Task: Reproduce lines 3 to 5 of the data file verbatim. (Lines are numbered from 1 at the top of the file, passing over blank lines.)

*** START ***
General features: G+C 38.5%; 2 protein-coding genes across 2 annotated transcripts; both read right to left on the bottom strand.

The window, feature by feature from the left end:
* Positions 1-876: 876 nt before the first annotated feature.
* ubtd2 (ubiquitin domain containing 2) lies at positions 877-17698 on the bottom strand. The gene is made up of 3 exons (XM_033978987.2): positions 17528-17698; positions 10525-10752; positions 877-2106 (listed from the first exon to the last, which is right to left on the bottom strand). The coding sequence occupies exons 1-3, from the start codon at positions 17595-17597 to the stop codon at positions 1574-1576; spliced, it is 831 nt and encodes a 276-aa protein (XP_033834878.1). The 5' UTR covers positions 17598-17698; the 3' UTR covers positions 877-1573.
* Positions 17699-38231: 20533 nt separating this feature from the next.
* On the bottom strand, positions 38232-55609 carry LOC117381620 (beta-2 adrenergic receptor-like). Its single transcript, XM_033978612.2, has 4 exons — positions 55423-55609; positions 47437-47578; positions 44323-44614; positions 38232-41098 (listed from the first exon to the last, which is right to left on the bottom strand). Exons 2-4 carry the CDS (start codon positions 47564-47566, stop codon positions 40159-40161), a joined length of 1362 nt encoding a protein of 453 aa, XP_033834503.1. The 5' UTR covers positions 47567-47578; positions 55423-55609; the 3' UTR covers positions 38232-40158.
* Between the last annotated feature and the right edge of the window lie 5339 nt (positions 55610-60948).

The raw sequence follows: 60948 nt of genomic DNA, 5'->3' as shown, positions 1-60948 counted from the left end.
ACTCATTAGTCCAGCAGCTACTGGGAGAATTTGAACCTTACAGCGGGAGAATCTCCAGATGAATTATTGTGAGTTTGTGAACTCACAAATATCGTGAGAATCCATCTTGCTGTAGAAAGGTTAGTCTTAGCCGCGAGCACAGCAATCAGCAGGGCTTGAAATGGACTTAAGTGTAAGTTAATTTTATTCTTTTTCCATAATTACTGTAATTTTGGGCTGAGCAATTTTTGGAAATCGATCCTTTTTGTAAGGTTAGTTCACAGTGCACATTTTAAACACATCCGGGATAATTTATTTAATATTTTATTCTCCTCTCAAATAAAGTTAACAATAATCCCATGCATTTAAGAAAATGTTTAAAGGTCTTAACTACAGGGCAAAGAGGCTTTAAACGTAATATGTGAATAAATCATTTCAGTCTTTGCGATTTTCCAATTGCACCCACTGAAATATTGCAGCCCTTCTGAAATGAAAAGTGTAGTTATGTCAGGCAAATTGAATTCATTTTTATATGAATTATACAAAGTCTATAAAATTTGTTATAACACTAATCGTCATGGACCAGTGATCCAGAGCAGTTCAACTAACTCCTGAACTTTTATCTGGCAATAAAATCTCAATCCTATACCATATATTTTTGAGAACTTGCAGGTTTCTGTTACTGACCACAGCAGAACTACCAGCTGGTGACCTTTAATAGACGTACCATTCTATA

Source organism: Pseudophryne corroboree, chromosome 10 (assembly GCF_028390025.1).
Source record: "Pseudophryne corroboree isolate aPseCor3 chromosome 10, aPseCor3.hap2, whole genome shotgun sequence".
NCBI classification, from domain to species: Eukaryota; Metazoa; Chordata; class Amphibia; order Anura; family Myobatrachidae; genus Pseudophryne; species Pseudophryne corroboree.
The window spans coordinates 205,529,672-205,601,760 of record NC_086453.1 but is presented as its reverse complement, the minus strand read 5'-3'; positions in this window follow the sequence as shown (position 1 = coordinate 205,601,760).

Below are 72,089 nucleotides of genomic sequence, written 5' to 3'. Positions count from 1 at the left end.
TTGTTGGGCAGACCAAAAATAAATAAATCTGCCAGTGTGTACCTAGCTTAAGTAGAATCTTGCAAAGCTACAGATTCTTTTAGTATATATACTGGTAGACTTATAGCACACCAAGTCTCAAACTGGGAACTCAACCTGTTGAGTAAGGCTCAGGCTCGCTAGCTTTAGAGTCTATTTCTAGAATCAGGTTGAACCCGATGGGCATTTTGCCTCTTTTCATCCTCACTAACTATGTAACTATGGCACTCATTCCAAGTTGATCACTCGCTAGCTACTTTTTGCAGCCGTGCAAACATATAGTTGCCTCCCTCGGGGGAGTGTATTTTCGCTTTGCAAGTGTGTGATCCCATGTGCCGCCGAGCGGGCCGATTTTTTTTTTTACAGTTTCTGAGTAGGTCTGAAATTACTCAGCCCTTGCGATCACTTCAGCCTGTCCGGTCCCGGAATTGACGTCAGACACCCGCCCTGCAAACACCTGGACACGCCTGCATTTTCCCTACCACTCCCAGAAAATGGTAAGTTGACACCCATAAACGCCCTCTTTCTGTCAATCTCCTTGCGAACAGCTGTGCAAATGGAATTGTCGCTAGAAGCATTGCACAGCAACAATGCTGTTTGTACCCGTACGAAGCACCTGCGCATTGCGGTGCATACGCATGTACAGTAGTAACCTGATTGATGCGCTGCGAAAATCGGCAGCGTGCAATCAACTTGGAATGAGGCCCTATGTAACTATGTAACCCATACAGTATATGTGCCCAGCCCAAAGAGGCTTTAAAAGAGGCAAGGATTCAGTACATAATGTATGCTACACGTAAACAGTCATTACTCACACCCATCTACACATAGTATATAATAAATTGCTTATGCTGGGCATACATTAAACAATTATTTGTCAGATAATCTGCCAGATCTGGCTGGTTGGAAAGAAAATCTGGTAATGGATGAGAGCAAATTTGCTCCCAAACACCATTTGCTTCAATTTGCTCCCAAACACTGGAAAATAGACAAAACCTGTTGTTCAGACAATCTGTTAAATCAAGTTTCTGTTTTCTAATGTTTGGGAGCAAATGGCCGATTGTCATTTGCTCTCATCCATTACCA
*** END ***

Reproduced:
* Positions 1-876: 876 nt before the first annotated feature.
* ubtd2 (ubiquitin domain containing 2) lies at positions 877-17698 on the bottom strand. The gene is made up of 3 exons (XM_033978987.2): positions 17528-17698; positions 10525-10752; positions 877-2106 (listed from the first exon to the last, which is right to left on the bottom strand). The coding sequence occupies exons 1-3, from the start codon at positions 17595-17597 to the stop codon at positions 1574-1576; spliced, it is 831 nt and encodes a 276-aa protein (XP_033834878.1). The 5' UTR covers positions 17598-17698; the 3' UTR covers positions 877-1573.
* Positions 17699-38231: 20533 nt separating this feature from the next.